Vail Doc: The other side of the fence |

Vail Doc: The other side of the fence

Dr. Drew Werner
Vail, CO Colorado

VAIL, Colorado –I have been a patient many times. In fact my earliest memories involve medical care for a congenital heart defect, which I had repaired at the ripe old age of 9. Recovering from recent rotator cuff surgery, however has reacquainted me with being on “the other side of the fence.” My experience at Valley View Hospital in Glenwood Springs was excellent. Dr. Liotta, my orthopedic surgeon, was great as well. At my first post surgical visit with him I thanked him for teaching me empathy. Being a patient makes me a better doctor, not by the accident of being on the other side, but by reflecting on and learning from those experiences.

Dear Doc,

I was told I need surgery, and I don’t know what to do! I want to feel better, but I’m nervous about going under the knife.

Nervous in Gypsum

Dear Nervous,

Like any major event, success depends on good preparation. The first part of preparation is finding the right physician. Personal reference, reputation and recommendation by your primary care physician are all important when it comes to choosing the right surgeon. The next step is understanding exactly why the surgery will be performed and what will be done. If you have any uncertainties, don’t hesitate to get a second opinion. Excellent communication with a physician, who is willing to take the time to understand your questions and answer them thoroughly, is important. You should understand the risks and benefits of surgery, as well as the risks and benefits of not having surgery. It’s also a good idea to understand who your health care team will involve. This is especially important as there may be an anesthesiologist, physician’s assistant and other health care providers participating in your care. Next, know where your surgery will be performed. The facility in which surgery takes place, as well as the nurses and others who provide your immediate postoperative care, are the first step in insuring a healthy recovery. It has been shown that the quality of the health care team and a healing environment are equally important in good health outcomes.

A patient who feels good about their upcoming surgery will often have a better surgical experience and postoperative recovery as well. The last step is being prepared in advance for your recovery. Many surgeries involve a rehabilitation period, which is critically important to long-term success. Oftentimes that is where the hard work begins. Follow your instructions carefully, take an active role in your recovery and try not to get impatient while the body is healing.

While talking about preparedness is hard not to think of the flu. While there is an almost constant stream of information in our daily news, I would like to clarify a few things.

As you know there are two types of flu, seasonal flu and H1N1. Although H1N1 is present in our community, seasonal flu is not. That means there is plenty of time to get your seasonal flu vaccine. In previous years, most people just started to receive their seasonal flu vaccine in October. This year however, recommendations were for early vaccination and while it is great that so many people have followed those recommendations, the result was that we were taken off guard and shipments of vaccine fell behind early patient demand. Be reassured that more seasonal flu vaccine is coming and you should have no problem getting vaccinated before seasonal flu comes this year.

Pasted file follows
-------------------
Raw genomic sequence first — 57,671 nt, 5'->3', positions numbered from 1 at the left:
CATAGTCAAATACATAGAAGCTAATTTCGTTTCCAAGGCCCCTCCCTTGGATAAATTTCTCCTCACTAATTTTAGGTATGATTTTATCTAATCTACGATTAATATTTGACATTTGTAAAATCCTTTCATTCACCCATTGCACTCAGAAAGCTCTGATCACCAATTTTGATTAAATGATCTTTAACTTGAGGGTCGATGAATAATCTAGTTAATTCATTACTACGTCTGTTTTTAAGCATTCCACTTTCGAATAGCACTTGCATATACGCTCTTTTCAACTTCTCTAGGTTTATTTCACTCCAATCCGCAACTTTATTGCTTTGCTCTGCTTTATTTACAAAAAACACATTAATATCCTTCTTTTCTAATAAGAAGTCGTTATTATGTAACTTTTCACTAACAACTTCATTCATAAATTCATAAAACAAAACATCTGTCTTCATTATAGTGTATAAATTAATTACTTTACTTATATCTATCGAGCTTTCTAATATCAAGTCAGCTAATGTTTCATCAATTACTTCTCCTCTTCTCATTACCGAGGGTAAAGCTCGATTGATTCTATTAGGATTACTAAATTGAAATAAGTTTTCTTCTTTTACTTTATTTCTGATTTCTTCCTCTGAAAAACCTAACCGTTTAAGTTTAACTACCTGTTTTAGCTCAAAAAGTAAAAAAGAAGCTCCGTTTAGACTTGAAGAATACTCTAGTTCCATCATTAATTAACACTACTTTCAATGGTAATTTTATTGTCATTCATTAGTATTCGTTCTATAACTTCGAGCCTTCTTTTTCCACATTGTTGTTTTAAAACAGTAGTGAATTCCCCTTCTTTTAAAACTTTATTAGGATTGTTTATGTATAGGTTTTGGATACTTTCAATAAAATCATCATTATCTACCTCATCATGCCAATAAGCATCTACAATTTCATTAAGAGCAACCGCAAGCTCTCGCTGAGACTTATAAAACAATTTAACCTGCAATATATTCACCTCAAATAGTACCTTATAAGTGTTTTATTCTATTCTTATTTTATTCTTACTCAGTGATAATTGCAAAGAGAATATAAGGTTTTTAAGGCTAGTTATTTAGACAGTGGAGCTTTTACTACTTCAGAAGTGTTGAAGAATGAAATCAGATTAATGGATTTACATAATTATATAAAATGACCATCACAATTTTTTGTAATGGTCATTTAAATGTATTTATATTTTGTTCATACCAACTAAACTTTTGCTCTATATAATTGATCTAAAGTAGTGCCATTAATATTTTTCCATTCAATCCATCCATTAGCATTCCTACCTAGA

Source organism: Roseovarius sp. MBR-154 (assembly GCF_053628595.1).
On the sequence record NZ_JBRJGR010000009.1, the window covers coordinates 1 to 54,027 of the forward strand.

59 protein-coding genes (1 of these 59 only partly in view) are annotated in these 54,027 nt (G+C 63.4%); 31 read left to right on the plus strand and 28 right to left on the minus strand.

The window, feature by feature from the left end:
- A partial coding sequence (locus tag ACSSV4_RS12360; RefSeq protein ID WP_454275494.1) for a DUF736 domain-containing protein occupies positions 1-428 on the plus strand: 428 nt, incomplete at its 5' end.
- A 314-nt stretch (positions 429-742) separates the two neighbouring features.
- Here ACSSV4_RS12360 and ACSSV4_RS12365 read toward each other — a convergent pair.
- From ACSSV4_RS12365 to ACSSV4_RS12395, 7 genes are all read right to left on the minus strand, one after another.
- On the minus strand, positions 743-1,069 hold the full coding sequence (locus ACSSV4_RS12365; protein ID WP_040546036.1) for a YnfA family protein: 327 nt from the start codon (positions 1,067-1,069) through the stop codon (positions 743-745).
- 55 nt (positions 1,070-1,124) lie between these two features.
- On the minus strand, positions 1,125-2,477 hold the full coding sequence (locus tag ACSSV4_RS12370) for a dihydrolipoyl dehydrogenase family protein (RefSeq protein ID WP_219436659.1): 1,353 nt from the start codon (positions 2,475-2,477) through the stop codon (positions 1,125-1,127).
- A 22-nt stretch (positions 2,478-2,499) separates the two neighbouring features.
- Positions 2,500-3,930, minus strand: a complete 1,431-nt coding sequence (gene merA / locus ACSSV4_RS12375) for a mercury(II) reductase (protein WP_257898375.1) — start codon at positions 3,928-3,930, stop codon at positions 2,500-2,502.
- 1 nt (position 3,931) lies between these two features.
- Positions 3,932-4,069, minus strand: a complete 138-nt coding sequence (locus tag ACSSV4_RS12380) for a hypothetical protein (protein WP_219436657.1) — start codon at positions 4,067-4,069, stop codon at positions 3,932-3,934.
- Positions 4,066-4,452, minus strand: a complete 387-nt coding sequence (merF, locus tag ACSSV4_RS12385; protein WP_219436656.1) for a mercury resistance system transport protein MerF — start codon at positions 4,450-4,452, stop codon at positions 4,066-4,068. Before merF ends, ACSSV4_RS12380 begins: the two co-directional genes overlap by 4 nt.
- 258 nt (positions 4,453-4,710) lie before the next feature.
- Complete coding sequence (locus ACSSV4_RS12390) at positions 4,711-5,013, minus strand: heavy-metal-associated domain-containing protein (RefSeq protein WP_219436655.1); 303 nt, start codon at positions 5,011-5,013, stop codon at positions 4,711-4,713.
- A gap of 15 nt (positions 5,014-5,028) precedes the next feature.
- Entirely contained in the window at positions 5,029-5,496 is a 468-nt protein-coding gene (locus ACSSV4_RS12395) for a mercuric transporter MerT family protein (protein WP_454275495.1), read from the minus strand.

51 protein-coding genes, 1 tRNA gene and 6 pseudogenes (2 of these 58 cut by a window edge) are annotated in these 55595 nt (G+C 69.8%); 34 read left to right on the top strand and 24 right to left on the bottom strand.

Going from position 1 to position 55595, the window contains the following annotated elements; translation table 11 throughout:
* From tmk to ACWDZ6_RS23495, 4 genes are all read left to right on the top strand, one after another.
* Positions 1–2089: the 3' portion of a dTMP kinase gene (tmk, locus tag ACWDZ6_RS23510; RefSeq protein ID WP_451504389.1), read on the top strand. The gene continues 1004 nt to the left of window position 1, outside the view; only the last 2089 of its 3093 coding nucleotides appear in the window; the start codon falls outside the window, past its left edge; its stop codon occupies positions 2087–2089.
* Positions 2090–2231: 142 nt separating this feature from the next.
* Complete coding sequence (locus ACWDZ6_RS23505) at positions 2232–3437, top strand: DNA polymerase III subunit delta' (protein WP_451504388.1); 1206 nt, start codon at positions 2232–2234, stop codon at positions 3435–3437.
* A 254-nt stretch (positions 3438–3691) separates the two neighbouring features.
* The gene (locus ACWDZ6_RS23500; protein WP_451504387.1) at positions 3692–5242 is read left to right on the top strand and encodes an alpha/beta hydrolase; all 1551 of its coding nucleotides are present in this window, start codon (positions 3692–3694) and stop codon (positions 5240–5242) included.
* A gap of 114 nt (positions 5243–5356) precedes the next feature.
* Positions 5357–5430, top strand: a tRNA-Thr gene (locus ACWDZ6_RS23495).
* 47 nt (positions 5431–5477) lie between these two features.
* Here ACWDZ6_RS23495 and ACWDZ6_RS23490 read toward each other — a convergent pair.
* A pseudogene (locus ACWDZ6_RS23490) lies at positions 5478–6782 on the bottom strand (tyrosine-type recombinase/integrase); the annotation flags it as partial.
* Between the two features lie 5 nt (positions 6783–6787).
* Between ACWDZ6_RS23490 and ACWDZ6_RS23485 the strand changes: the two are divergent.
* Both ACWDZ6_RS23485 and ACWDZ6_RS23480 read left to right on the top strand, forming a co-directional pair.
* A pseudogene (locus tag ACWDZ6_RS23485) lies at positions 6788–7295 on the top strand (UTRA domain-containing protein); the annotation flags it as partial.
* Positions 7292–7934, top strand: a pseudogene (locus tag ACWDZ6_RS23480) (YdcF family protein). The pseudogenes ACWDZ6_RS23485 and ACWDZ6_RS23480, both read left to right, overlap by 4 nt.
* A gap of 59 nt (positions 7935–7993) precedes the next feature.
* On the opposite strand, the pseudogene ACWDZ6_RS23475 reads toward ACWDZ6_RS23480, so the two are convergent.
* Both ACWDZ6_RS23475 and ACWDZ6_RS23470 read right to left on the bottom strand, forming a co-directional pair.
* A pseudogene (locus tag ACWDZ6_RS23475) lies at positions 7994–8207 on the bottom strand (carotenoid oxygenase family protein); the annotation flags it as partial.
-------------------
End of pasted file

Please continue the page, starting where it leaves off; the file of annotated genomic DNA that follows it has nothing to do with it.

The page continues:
H1N1 vaccine is just now being distributed. Early shipments are being restricted and given to high-risk patients. We expected that eventually it will be available for everyone, but that may take several months. Watch for public-health announcements and stay in touch with your physician to know when you can be vaccinated.

The best way to stay up to date, especially with things changing so quickly, is by going to our county’s Web site, or by calling CoHELP (Colorado Health Emergency Line for the Public) toll-free at 877-462-2911 for a live health professional who can answer flu (seasonal and H1N1) questions. This line is staffed from 7 a.m. to 11 p.m. Monday through Friday and from 9 a.m. to 5 p.m. Saturdays and Sundays. The call center can accommodate both English- and Spanish-speakers.

For the past three weeks, influenza like illness – primarily attributed to H1N1 flu – were at an epidemic level. While not to be underestimated, this is due to both the serious impact of H1N1 flu on young people and the typically low incidence of influenza this time of year.

What does this really mean for you? Stay healthy by eating well, drinking plenty of fluids, exercising, washing your hands, and don’t share food or drinks. Stay home if you are sick and return to work or school 24 hours after fevers have resolved and coughing has improved. Students who have a sick household member should stay home for five days from the day the first household member got sick. This is the time period they are most likely to get sick themselves.

Working together, we can make a difference not only in our own health, but also in the health of those around us this flu season!

Dr. Drew Werner is the vice chief of staff at Valley View Hospital in Glenwood Springs and the Eagle County Health Officer. He lives in Eagle with his family. E-mail comments about this column to

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